The Need for Building Maintenance
Priority for regular maintenance should focus on keeping out water and damp penetration. When maintenance slips, owners are often surprised how quickly a structure can deteriorate. Failure to clear a gutter can cause a blockage, which may lead to damp and damage in a building, therefore a regular inspection of roof coverings, gutters, downpipes, gullies and perimeter drains is recommended. A regime of inspection, say every five years, by a suitably qualified professional who will also check open joints in masonry and cracked render will re pay the costs by avoiding unnecessary deterioration in a building’s condition. A photographic survey would help to monitor a building’s condition over time.
With regard to day-to-day maintenance, the main issues which can normally be tackled by the building owner are:
- Clearing leaves and silt from gutters, flat roofs, downpipes, gullies etc about every three months, especially during and after the autumn fall of leaves;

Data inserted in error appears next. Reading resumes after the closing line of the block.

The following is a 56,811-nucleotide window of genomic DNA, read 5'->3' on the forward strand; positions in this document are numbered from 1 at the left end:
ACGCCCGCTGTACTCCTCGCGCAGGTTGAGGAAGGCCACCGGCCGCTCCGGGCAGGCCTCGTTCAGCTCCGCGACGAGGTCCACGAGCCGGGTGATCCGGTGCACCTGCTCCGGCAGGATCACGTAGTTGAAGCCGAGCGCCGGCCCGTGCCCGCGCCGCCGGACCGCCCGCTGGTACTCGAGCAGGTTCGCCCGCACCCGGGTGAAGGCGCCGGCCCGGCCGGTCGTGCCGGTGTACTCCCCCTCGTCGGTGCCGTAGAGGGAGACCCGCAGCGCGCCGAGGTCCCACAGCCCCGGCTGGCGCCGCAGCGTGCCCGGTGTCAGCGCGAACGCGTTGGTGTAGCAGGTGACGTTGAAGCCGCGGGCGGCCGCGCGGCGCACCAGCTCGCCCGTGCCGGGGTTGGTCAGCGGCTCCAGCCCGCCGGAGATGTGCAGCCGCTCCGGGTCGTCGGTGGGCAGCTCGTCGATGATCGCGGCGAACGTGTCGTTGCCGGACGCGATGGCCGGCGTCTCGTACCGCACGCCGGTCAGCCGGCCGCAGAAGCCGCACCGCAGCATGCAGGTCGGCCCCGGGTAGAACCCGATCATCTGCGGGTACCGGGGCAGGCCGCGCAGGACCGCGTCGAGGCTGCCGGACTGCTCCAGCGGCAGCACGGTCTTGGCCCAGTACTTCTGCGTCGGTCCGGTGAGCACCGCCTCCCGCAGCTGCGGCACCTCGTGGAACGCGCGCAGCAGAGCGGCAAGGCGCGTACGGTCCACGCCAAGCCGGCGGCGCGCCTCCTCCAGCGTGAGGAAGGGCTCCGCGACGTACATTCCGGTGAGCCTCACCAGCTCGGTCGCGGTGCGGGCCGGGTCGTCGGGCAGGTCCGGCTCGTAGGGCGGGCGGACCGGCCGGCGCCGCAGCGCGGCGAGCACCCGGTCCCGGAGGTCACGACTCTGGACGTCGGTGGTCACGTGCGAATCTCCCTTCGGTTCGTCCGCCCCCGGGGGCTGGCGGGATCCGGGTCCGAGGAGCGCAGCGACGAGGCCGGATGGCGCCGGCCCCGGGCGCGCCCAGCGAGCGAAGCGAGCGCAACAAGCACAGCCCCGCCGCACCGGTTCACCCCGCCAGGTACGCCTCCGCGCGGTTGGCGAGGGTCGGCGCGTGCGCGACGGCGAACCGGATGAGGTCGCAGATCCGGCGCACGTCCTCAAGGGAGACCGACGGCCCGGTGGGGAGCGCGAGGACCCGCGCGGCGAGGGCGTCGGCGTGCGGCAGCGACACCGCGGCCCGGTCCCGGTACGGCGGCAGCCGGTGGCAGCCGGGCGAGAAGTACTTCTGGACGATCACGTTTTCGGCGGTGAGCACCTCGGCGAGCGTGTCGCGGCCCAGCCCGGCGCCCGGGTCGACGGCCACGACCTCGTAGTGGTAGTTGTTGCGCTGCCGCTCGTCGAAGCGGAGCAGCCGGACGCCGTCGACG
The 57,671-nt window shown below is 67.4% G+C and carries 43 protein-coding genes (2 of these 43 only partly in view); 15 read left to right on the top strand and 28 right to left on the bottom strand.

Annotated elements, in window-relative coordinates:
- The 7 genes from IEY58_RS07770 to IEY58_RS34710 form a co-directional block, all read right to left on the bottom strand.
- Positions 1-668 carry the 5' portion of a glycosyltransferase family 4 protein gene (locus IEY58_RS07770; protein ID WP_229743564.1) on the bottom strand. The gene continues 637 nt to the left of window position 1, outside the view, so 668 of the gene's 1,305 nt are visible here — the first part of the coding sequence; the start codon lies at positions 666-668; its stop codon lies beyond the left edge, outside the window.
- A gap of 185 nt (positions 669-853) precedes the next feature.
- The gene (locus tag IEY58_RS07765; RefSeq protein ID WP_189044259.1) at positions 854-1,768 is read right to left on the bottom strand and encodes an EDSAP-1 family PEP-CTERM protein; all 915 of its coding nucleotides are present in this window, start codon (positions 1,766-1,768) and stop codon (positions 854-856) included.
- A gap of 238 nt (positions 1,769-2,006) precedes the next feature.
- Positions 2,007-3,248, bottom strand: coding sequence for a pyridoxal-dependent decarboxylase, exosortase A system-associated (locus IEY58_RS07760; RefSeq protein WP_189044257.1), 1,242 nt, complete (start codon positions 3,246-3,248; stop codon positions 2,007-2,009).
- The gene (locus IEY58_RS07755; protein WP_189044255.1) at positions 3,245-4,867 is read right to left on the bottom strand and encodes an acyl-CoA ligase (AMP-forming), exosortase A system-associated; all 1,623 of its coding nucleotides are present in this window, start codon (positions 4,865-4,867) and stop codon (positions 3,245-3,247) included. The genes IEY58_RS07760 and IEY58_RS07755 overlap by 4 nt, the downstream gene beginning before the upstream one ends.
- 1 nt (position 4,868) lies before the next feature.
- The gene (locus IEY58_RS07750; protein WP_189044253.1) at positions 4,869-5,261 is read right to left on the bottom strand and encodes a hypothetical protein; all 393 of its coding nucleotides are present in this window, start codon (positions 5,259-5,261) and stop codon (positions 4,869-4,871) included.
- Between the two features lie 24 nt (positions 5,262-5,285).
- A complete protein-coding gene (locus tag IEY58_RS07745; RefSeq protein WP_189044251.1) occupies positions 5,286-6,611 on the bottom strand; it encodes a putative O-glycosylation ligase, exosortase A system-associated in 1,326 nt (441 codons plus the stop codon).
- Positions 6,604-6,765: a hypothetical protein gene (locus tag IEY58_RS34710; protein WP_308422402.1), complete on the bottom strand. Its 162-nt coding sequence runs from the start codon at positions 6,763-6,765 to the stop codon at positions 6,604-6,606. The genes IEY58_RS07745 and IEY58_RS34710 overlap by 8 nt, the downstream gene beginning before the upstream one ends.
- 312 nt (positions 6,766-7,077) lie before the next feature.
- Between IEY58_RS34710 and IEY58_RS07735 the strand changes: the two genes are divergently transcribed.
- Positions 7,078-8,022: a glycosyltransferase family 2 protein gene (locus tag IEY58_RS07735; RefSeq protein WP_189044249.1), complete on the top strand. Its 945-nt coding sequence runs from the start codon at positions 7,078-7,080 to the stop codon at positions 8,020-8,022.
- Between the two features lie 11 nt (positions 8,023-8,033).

- Careful clearing of snow from valley and parapet gutters, flat roofs etc to prevent build up, using wooden or plastic shovels.
- Removal of plant growth, especially clinging ivy, on masonry and around perimeter of buildings. Judicious use of appropriate poison is the best remedy to deal with ivy roots. Note: If walls are unstable plant growth should not be removed before work on consolidation commences as this can tear away old mortar and expose the old stone work or bricks to weathering by frost and rain;
- Removal of accumulations of bird droppings from external masonry and any internal spaces e.g. attics, turrets – where birds have gained access. Loose bird guards should be fixed to prevent entry;
- Checking for insect and fungal attack;
- Check that ventilators within the body of the building and in roof voids are kept open.
Details of building maintenance and helpful checklists to help you protect your building can be found at www.maintainyourbuilding.org.uk or www.maintenancematterswales.org. There are also details available in guidance leaflet 'Maintenance of Historic Buildings' produced by the Built Heritage Team.